Basic Electrical Theory
UNITS OF ELECTRICAL MEASUREMENT
Using Ohms Law for the value of voltage (E),
E = I x R
and using substitution laws,
P = I x ( I x R)
power can be described as the current (I) in a circuit squared times the resistance (R) of the
circuit. Equation (1-7) is the mathematical representation of this concept.
P = I2R
Inductance is defined as the ability of a coil to store energy, induce a voltage in itself, and
oppose changes in current flowing through it. The symbol used to indicate inductance in
electrical formulas and equations is a capital L. The units of measurement are called henries.
The unit henry is abbreviated by using the capital letter H. One henry is the amount of
inductance (L) that permits one volt to be induced (VL) when the current through the coil changes
at a rate of one ampere per second. Equation (1-8) is the mathematical representation of the rate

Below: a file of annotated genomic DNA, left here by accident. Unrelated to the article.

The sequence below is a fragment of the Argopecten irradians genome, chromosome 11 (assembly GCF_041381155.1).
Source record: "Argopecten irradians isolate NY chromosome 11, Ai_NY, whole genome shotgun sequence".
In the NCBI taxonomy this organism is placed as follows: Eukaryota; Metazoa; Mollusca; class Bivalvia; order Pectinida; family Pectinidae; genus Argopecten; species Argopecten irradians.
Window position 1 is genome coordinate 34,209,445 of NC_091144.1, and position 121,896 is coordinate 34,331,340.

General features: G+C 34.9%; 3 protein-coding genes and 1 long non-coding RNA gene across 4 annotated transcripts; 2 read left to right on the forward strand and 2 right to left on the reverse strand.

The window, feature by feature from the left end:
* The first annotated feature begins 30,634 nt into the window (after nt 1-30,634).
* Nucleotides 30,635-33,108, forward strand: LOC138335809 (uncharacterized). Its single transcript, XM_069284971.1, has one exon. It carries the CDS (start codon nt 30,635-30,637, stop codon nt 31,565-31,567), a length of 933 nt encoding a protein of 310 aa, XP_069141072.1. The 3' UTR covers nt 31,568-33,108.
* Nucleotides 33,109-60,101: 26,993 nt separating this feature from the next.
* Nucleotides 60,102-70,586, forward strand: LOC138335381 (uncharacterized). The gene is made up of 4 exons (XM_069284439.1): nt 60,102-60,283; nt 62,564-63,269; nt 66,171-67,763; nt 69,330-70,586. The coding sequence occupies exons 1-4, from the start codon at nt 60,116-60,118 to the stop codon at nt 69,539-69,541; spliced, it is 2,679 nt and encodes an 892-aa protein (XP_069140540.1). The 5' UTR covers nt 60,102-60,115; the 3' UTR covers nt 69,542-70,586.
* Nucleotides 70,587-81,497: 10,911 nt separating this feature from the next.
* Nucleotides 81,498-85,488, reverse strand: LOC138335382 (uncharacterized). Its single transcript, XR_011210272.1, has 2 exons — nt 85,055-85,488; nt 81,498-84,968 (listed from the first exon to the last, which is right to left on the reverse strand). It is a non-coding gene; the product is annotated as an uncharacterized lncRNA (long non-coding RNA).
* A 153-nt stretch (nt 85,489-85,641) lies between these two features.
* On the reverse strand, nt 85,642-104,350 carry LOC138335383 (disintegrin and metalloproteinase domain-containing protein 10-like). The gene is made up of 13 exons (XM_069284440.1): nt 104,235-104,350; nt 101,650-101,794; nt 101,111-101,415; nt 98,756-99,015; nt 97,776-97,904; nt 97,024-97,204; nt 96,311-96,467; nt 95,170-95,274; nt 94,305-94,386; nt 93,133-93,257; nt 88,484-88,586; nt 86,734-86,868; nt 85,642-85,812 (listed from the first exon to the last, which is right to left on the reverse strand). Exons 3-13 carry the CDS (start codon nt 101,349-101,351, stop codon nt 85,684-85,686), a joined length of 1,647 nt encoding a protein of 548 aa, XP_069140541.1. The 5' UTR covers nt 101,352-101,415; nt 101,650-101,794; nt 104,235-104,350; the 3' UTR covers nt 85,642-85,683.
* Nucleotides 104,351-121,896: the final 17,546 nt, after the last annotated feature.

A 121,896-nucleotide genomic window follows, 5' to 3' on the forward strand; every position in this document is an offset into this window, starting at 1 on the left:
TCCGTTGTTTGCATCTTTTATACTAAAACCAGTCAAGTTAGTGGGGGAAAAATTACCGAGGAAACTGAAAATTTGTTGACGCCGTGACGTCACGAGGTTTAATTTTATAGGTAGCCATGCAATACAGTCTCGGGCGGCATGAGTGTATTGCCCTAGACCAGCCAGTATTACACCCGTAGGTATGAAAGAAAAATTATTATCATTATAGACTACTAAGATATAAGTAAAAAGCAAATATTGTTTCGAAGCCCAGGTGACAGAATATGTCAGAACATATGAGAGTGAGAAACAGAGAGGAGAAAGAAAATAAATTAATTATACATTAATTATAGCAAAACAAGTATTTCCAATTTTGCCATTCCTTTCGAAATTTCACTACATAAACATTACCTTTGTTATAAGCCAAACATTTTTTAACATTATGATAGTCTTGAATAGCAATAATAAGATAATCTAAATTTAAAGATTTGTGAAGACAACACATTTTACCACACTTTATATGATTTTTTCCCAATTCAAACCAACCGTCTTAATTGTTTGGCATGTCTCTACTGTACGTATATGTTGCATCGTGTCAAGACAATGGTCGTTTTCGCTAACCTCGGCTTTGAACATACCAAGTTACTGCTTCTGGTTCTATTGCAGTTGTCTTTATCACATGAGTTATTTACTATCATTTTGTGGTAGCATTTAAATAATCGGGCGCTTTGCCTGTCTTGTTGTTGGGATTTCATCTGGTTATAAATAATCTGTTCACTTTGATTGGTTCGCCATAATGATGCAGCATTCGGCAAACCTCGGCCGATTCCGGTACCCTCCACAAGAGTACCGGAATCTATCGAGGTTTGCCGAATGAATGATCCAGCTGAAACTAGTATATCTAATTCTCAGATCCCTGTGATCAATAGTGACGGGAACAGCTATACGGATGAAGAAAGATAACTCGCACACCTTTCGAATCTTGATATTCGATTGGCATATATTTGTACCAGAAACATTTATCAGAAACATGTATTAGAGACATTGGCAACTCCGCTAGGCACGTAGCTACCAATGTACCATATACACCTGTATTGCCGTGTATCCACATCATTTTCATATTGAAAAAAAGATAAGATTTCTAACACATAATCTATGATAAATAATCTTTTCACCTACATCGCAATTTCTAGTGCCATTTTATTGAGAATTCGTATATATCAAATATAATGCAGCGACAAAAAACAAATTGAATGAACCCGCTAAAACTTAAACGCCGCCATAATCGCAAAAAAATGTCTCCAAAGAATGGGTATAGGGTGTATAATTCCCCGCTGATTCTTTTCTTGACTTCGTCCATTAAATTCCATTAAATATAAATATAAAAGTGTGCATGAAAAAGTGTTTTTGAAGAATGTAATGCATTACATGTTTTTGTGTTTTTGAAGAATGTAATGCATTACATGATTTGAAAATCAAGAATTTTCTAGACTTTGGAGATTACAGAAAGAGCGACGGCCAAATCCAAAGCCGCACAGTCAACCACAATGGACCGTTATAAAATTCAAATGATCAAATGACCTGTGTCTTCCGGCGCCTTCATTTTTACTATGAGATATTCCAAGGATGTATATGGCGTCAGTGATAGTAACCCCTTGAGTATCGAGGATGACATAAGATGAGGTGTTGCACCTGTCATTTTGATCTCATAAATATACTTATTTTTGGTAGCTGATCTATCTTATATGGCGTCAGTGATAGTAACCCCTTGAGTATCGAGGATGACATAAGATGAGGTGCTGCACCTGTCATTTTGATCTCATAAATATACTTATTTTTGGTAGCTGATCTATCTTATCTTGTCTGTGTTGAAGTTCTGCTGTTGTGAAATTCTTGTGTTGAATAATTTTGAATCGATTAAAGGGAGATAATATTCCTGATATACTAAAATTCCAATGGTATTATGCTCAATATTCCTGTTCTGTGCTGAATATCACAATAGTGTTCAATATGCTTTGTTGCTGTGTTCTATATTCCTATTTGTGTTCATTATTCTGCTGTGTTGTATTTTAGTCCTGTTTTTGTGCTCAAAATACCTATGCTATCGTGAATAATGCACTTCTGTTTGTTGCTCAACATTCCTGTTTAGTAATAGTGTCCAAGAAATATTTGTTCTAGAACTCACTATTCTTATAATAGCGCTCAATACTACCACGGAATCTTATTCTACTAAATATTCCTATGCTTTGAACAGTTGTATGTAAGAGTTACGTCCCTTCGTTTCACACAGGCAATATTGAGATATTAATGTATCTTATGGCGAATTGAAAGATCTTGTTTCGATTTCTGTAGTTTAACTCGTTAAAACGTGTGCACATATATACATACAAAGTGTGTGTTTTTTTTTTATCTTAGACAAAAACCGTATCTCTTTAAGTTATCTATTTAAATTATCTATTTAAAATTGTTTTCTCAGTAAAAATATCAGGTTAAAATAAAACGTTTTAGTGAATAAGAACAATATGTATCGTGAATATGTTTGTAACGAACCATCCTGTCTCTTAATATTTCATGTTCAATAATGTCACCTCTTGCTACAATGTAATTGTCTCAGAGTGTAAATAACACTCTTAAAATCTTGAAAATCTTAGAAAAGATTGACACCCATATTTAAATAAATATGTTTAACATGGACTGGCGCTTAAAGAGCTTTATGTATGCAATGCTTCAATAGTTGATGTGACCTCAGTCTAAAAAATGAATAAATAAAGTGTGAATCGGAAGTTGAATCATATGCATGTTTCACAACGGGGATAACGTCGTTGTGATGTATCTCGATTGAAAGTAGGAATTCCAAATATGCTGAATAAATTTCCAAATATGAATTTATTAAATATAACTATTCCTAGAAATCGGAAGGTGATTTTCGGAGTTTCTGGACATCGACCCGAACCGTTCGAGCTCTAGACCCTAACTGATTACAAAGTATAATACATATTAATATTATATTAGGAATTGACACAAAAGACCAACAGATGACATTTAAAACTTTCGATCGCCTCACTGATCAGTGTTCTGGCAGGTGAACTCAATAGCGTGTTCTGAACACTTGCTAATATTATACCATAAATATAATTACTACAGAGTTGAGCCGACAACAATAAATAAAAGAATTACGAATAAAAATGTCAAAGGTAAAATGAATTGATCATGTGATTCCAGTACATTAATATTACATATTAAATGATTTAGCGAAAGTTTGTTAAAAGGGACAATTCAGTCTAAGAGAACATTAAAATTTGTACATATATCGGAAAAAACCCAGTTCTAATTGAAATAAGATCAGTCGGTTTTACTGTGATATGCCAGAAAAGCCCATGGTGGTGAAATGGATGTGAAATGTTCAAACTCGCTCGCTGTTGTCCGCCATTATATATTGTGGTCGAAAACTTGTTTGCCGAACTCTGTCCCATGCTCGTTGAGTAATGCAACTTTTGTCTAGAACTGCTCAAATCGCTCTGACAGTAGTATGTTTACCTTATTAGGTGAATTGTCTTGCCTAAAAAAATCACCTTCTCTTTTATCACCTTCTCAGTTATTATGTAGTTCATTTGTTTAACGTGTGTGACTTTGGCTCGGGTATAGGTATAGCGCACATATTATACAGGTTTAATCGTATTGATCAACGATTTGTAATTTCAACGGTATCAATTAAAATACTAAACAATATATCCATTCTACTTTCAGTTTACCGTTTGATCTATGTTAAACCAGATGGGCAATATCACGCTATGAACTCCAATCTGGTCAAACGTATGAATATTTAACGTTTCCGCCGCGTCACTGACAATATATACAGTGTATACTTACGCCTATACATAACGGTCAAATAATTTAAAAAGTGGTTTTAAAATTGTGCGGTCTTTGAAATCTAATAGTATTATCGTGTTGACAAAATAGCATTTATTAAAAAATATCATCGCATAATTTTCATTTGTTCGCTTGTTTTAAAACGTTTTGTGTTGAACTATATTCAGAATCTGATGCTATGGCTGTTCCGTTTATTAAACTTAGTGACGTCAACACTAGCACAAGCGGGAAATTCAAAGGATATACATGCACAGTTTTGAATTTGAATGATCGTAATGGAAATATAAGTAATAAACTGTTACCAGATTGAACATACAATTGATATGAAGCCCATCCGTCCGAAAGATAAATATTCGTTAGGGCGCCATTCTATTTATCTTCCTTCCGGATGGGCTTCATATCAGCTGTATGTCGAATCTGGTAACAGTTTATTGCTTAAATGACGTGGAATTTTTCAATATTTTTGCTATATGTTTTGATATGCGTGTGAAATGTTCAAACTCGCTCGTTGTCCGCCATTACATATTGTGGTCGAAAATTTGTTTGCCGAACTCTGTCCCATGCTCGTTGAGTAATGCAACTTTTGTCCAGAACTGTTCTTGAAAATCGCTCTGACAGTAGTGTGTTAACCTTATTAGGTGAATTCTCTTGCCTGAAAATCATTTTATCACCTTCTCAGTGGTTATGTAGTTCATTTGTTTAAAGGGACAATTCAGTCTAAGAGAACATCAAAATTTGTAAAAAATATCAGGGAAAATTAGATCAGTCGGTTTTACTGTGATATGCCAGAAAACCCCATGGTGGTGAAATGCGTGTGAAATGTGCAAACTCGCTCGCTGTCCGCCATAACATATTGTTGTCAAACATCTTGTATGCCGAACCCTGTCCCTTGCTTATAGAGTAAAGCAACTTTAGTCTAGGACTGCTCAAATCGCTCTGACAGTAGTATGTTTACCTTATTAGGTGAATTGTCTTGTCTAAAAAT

of change in current through a coil per unit time.
Equation (1-9) is the mathematical representation for the voltage VL induced in a coil with
inductance L. The negative sign indicates that voltage induced opposes the change in current
through the coil per unit time (DI/Dt).
Inductance will be studied in further detail later in this text.
Capacitance is defined as the ability to store an electric charge and is symbolized by the capital
letter C. Capacitance (C), measured in farads, is equal to the amount of charge (Q) that can be
stored in a device or capacitor divided by the voltage (E) applied across the device or capacitor
plates when the charge was stored. Equation (1-10) is the mathematical representation for